KRIS: What is your reaction to states opening up, some more than others?
MELANIE: Well, this is risky business. I think… I think it’s risky in the way that we cannot open up and repeat all the mistakes that we have done a few weeks back when we started sheltering in place. I think we want to wind back time, but we want to do it right this time. And I think what we need is really… we need to focus on three questions. We really need to focus on testing. And we need to, you know, identify people who are infected. We need to have reliable and frequent testing, so that we can do, you know, contact tracing and we have… we can isolate people who are being infected. This is, I think a cornerstone for opening up and for going back to a new normal, basically.
KRIS: What degree of testing do you think is going to be needed to really get a handle on this?
MELANIE: I think we have to absolutely increase our current testing capacity. I think the Governor has talked about some numbers that he thinks we should reach, in the 60,000s. And I think these are probably good guiding numbers. I think, currently, the point is that we are not there, and that we have to increase this capacity to whatever we can do. I think I see not only a bottleneck, currently, in the testing availability, I also see a bottleneck in the way how we prescribe testing. I think many people who would like to get tested cannot get tested, but at the same time, now, universities and blood banks are rolling out more systematic testing across the country to really do community-based testing independently of symptoms. And I think this is an important second arm to do what we can do to really get on top of this… you know, on top of this virus.
KRIS: Do you think that there will be immunity to this, and what do you think of antibody testing and how useful that may or may not be?
MELANIE: Yeah, so I’m currently working at Gladstone on a… on a test that is directly testing for the virus, combined with, actually, contact tracing. And I think that’s very… that’s one important arm, currently. And, as you mentioned, the second important arm is that we not only look at the acute infection to see who is carrying the virus and shedding the virus currently, but we’re also looking into who has had the virus in the past, and who might be immune. And you might notice that I say ‘might,’ because we don’t really know whether the anti… the current antibody testing is really translating into immunity. And this an open question that we need to answer pretty fast. I think the other open question currently with the serology testing is that they have been rushed on the market very fast, and I think we have to a step back currently and really make sure that they have all the appropriate quality controls in place, so that we can trust the results.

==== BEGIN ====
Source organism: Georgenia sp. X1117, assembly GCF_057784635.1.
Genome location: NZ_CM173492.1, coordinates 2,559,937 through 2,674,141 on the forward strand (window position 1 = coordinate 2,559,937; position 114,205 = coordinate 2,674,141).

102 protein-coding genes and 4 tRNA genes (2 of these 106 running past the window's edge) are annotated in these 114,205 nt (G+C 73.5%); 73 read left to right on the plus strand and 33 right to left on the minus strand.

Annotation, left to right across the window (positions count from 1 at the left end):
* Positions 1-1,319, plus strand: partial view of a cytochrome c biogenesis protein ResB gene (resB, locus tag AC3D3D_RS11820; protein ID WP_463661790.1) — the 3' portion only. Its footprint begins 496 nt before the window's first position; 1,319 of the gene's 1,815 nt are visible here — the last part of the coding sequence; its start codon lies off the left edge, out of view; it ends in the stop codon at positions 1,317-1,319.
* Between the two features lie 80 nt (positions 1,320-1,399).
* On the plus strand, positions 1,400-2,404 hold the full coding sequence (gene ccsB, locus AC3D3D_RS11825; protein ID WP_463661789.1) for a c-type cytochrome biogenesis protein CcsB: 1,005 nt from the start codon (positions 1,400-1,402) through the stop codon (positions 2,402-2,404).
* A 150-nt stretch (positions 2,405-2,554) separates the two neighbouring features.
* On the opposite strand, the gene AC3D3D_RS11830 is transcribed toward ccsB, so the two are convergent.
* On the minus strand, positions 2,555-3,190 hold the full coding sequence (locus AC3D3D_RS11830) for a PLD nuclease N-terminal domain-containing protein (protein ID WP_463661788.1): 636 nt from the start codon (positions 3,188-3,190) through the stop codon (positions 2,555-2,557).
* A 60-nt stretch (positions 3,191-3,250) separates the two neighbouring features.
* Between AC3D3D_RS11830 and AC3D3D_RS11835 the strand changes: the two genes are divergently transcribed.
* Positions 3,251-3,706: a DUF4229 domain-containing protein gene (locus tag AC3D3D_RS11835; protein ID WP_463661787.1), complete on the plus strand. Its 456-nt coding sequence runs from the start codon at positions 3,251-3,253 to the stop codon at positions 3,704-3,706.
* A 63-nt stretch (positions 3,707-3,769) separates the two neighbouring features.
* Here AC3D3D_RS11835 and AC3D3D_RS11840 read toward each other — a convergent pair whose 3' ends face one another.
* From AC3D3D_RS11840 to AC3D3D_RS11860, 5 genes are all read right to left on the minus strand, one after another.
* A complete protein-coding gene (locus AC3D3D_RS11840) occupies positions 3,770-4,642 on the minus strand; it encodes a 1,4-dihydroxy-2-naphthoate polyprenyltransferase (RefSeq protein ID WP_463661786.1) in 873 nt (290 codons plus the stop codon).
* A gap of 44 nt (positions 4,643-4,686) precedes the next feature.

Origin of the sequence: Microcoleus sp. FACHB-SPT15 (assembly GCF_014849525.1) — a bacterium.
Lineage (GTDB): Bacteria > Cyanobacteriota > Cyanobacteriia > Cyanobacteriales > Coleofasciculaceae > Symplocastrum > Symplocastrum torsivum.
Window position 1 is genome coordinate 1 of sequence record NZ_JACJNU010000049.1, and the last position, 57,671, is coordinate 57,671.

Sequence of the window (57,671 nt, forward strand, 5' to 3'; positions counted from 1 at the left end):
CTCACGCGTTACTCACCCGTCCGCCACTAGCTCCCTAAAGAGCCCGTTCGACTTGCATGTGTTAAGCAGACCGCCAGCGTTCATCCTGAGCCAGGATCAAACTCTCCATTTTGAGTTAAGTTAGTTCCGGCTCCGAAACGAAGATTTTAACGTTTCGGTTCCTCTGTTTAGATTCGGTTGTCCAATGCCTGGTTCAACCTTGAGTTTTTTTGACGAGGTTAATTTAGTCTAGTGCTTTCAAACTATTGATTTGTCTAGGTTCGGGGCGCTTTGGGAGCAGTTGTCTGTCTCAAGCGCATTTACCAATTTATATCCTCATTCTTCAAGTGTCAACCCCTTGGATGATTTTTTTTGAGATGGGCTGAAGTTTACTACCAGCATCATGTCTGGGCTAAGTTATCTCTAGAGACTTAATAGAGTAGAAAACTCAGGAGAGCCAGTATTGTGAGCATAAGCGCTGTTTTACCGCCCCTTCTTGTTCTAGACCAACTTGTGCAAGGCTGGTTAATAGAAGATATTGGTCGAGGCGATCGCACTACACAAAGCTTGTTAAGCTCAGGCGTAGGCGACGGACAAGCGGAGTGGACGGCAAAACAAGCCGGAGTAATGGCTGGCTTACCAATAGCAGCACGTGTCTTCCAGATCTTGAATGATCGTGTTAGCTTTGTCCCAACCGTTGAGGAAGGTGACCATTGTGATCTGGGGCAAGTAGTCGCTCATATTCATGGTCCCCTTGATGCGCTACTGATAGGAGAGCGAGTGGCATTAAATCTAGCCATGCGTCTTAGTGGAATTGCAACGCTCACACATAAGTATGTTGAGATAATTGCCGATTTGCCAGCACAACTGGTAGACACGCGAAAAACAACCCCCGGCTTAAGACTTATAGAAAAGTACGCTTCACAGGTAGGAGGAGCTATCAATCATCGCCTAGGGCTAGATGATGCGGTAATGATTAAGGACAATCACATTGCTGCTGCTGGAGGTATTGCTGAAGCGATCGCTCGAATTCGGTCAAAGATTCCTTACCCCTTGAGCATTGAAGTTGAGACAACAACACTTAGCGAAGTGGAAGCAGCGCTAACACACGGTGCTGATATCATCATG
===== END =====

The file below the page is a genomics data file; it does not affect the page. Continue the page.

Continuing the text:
KRIS: Do we have ‘the test’ yet?
MELANIE: I think there will be no the test because I think there’s different tests for different things. As I said, we can test acute patients mostly with nasal swabs for the existence of the virus in these swabs, and we can test in the blood patients who might have… or people who might have had the virus. So these are totally different approaches. They take different samples, they take different technology, and so they will be… they will have to be combined in the future to really get the full handle on the virus.
KRIS: When you read the literature, where do you think we are with vaccine development?